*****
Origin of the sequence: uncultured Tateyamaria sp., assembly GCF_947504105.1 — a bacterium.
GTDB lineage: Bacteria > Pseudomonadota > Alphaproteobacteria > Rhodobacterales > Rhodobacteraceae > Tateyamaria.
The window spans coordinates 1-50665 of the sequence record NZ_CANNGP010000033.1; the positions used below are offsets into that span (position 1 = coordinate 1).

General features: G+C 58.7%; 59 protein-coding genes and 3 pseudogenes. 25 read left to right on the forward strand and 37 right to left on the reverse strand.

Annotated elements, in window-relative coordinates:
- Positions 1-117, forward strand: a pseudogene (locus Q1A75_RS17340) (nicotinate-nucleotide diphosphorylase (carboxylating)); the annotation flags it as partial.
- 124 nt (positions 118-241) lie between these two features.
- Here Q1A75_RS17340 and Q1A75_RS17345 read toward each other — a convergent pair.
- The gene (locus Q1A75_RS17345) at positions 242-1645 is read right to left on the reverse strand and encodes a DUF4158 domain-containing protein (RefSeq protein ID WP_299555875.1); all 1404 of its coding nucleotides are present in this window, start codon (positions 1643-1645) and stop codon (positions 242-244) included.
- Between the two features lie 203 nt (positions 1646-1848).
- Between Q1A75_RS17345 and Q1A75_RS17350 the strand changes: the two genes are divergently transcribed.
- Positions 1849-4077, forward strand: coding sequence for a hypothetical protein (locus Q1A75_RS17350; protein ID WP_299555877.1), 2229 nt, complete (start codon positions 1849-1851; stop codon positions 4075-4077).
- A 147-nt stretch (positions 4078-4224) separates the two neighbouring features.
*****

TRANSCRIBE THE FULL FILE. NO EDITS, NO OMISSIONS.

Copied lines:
Origin of the sequence: uncultured Tateyamaria sp., assembly GCF_947504105.1 — a bacterium.
GTDB lineage: Bacteria > Pseudomonadota > Alphaproteobacteria > Rhodobacterales > Rhodobacteraceae > Tateyamaria.
The window spans coordinates 1-50665 of the sequence record NZ_CANNGP010000033.1; the positions used below are offsets into that span (position 1 = coordinate 1).

General features: G+C 58.7%; 59 protein-coding genes and 3 pseudogenes. 25 read left to right on the forward strand and 37 right to left on the reverse strand.

Annotated elements, in window-relative coordinates:
- Positions 1-117, forward strand: a pseudogene (locus Q1A75_RS17340) (nicotinate-nucleotide diphosphorylase (carboxylating)); the annotation flags it as partial.
- 124 nt (positions 118-241) lie between these two features.
- Here Q1A75_RS17340 and Q1A75_RS17345 read toward each other — a convergent pair.
- The gene (locus Q1A75_RS17345) at positions 242-1645 is read right to left on the reverse strand and encodes a DUF4158 domain-containing protein (RefSeq protein ID WP_299555875.1); all 1404 of its coding nucleotides are present in this window, start codon (positions 1643-1645) and stop codon (positions 242-244) included.
- Between the two features lie 203 nt (positions 1646-1848).
- Between Q1A75_RS17345 and Q1A75_RS17350 the strand changes: the two genes are divergently transcribed.
- Positions 1849-4077, forward strand: coding sequence for a hypothetical protein (locus Q1A75_RS17350; protein ID WP_299555877.1), 2229 nt, complete (start codon positions 1849-1851; stop codon positions 4075-4077).
- A 147-nt stretch (positions 4078-4224) separates the two neighbouring features.